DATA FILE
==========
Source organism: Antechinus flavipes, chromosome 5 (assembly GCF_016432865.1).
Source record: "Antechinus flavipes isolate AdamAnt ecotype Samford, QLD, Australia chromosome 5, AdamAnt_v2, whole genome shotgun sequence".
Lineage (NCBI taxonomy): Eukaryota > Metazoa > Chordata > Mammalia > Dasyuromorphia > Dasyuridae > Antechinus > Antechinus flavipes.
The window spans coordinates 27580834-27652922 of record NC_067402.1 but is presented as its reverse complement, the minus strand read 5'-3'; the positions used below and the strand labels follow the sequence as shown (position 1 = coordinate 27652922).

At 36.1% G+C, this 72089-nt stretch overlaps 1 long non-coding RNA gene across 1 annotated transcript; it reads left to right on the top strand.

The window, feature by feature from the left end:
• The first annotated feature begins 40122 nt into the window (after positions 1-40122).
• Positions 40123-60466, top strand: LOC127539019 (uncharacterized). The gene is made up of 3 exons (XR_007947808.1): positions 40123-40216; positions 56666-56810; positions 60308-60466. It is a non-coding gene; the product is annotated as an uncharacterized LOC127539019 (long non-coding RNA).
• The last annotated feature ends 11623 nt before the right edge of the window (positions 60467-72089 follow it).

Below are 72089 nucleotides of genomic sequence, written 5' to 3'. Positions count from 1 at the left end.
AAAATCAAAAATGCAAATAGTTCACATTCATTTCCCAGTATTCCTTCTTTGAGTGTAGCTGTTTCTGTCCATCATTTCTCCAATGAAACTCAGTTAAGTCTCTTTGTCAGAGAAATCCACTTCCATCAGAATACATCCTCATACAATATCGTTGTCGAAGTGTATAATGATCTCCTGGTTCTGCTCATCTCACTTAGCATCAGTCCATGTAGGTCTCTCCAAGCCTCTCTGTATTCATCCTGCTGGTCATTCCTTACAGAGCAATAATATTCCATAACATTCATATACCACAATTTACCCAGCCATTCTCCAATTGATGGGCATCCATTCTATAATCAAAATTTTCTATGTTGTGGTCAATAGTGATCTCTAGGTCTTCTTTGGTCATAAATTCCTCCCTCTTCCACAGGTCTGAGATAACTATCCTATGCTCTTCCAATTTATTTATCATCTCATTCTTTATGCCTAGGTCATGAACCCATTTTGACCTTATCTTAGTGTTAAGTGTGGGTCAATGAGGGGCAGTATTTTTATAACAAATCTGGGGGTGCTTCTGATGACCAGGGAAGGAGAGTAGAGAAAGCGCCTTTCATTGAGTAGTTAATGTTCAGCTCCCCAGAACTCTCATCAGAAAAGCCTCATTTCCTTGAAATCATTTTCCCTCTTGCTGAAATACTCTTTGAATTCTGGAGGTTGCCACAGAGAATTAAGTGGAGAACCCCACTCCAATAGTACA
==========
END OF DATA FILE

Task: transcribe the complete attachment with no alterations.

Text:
Source organism: Antechinus flavipes, chromosome 5 (assembly GCF_016432865.1).
Source record: "Antechinus flavipes isolate AdamAnt ecotype Samford, QLD, Australia chromosome 5, AdamAnt_v2, whole genome shotgun sequence".
Lineage (NCBI taxonomy): Eukaryota > Metazoa > Chordata > Mammalia > Dasyuromorphia > Dasyuridae > Antechinus > Antechinus flavipes.
The window spans coordinates 27580834-27652922 of record NC_067402.1 but is presented as its reverse complement, the minus strand read 5'-3'; the positions used below and the strand labels follow the sequence as shown (position 1 = coordinate 27652922).

At 36.1% G+C, this 72089-nt stretch overlaps 1 long non-coding RNA gene across 1 annotated transcript; it reads left to right on the top strand.

The window, feature by feature from the left end:
• The first annotated feature begins 40122 nt into the window (after positions 1-40122).
• Positions 40123-60466, top strand: LOC127539019 (uncharacterized). The gene is made up of 3 exons (XR_007947808.1): positions 40123-40216; positions 56666-56810; positions 60308-60466. It is a non-coding gene; the product is annotated as an uncharacterized LOC127539019 (long non-coding RNA).
• The last annotated feature ends 11623 nt before the right edge of the window (positions 60467-72089 follow it).

Below are 72089 nucleotides of genomic sequence, written 5' to 3'. Positions count from 1 at the left end.
AAAATCAAAAATGCAAATAGTTCACATTCATTTCCCAGTATTCCTTCTTTGAGTGTAGCTGTTTCTGTCCATCATTTCTCCAATGAAACTCAGTTAAGTCTCTTTGTCAGAGAAATCCACTTCCATCAGAATACATCCTCATACAATATCGTTGTCGAAGTGTATAATGATCTCCTGGTTCTGCTCATCTCACTTAGCATCAGTCCATGTAGGTCTCTCCAAGCCTCTCTGTATTCATCCTGCTGGTCATTCCTTACAGAGCAATAATATTCCATAACATTCATATACCACAATTTACCCAGCCATTCTCCAATTGATGGGCATCCATTCTATAATCAAAATTTTCTATGTTGTGGTCAATAGTGATCTCTAGGTCTTCTTTGGTCATAAATTCCTCCCTCTTCCACAGGTCTGAGATAACTATCCTATGCTCTTCCAATTTATTTATCATCTCATTCTTTATGCCTAGGTCATGAACCCATTTTGACCTTATCTTAGTGTTAAGTGTGGGTCAATGAGGGGCAGTATTTTTATAACAAATCTGGGGGTGCTTCTGATGACCAGGGAAGGAGAGTAGAGAAAGCGCCTTTCATTGAGTAGTTAATGTTCAGCTCCCCAGAACTCTCATCAGAAAAGCCTCATTTCCTTGAAATCATTTTCCCTCTTGCTGAAATACTCTTTGAATTCTGGAGGTTGCCACAGAGAATTAAGTGGAGAACCCCACTCCAATAGTACA